... but I'm listening to a fantasy series, that seems to be mostly about "Caring about the Characters, throughout the action during their lives". Two Months ago, I would have looked you in the eyes and SWORN that couldn't happen... but Abraham has somehow pulled it off.
The "Striking (COMPLICATED) Poses" felt weird in the first book (Characters "Strike Poses" ("Learned Body Language") to add MUCH more subtle meaning to situations, than "Words" alone could convey).. but I even got used to THAT kinda quickly and stopped noticing it by midway through book one, and I even UNDERSTAND it (It's been done by various cultures throughout history, where "Body Language" is A PART OF the over all Conversation. IE: Speaking while "Holding A Pose" conveying the meaning of "a young, submissive, lower-class merchant, speaking to the wife of a highly-ranked Nobleman"... Sound Complicated? Yeah.. But it's actually been done, to that level of detail, in some older cultures)
This series is HARD to "Review", because there's really nothing else like it to compare it to! PARTS of it are 'LIKE' a lot of other books, but the 'style' is something totally Unique 'Over All'.
... Just go ahead and hit the "0 of 5000 People Found This Review Helpful" icon, because *I'm* not doing a good job of "Describing The Series" either... but I thought I'd give it a try. Seriously, It's OK, Hit the icon... I'm USED to FAILING far more than Succeeding. But no one has EVER said "I didn't TRY" ;). I am "ENJOYING The Series a lot", and that's all that really matters to me.
I like the weighting and his turn of phrase is good, but the story wasn't very interesting. Great world creation, well hashed out but the story was a little boring.
The book was well written, in a poetic style with description that I felt properly captured what was going on without being too wordy. The author also does a good job initially developing each character so you are vested in what they do.
I wasn't thrilled with the storyline, I love the sci fi fantasy genre, but as someone described in another review this felt more like a soap opera/romance novel than fantasy book. I also took exception to many of the decisions the characters make. I found mysell asking often "Wait, why do they think this is a good idea? " to almost all of the plot shaping decisions in the book.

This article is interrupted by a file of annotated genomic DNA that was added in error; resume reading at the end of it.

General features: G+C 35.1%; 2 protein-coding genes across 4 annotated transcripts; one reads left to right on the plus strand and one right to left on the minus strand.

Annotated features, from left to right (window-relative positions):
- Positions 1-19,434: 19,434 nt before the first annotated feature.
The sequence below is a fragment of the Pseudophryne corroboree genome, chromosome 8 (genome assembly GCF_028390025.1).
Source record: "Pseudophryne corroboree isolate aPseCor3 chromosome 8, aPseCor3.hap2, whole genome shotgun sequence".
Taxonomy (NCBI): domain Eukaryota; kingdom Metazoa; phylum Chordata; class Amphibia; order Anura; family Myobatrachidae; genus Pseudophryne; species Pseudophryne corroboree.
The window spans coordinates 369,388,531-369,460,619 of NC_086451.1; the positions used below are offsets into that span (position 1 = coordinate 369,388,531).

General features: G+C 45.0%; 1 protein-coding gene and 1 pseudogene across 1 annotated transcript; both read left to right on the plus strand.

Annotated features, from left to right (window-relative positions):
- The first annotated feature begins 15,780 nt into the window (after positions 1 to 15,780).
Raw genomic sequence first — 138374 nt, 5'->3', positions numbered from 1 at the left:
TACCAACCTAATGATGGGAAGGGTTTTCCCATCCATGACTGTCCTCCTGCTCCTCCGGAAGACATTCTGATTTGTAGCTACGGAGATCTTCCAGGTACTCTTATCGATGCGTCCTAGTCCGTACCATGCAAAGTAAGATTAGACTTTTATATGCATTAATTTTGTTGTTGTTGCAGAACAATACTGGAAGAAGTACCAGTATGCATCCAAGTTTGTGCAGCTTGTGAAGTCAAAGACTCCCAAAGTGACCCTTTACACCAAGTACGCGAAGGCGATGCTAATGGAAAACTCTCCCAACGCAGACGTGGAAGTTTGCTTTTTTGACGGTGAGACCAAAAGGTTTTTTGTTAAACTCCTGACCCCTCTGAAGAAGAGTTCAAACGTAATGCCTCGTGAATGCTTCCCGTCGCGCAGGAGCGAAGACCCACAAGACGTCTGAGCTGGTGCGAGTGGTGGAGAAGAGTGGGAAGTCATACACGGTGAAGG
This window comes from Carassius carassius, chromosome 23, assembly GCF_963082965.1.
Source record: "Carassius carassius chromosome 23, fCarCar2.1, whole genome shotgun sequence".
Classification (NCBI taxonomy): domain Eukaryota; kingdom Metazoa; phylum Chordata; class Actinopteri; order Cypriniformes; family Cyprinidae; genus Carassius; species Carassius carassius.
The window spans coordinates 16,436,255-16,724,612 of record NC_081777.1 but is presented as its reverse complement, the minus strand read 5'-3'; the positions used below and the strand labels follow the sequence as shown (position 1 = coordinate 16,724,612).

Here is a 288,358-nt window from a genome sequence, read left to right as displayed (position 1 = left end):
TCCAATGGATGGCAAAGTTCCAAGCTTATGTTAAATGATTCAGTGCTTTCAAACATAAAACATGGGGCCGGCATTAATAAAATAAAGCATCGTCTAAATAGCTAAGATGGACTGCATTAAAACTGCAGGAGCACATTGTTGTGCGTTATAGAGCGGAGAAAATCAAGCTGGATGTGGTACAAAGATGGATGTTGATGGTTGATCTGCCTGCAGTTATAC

In the end I would say this book was a unique spin on the fantasy genre, but the overall storyline ended up feeling like MTV'S attempt at writing.
The story, yes. The narrator? Maybe not.
I think the difficulties in narration might have more to do with direction than voice talent, though I haven't listened to other works by Neil, so I can't say. My husband 'never noticed' any issues and 'didn't mind' the things I found frustrating to the point of wanting to just go buy the paper books. The issues I had were:Volume modulation: (too much) Even in time of great passion/distress/terror in an audiobook, the actual volume level, for the comfort of the listener, should stay within a small spectrum. Whispers that are difficult to hear are frustrating, and yells that are *actually* yelled are literally painful. Most people I know use earbuds or headphones to listen to books, and what's comfortable at a talk is very jarring, if not painful, at a yell. Neil needs to cultivate his stage whisper and fake yell.Tonal modulation: (not enough) Neil sounds bored. Or maybe... like a he's trying to read a history? Or a dictionary? I'm not sure what the directed or intended tone was, but the lack of modulation sounds bored to me. I'm not sure how to describe it in text, but imagine the tonal variations of someone speaking with an Irish accent. That's one extreme. Very melodic, as much inflected as said. Now imagine a type-to-talk program, a digital voice reading text. Neil is much closer, in this book, to the latter than the former. Maybe some readers like it (like my husband, who didn't notice) because it's 'not distracting,' but I can't say I agree. I kept thinking how interesting the content was, but weighing that against how bored I felt. I was more interested in the book when I wasn't actually listening.Overall I'd say the story has been very good. (Especially considering the acclaim of my husband, who has made it through the series and LOVED it. I have not... yet.) but the narration/direction makes me suggest this book be read, not listened to.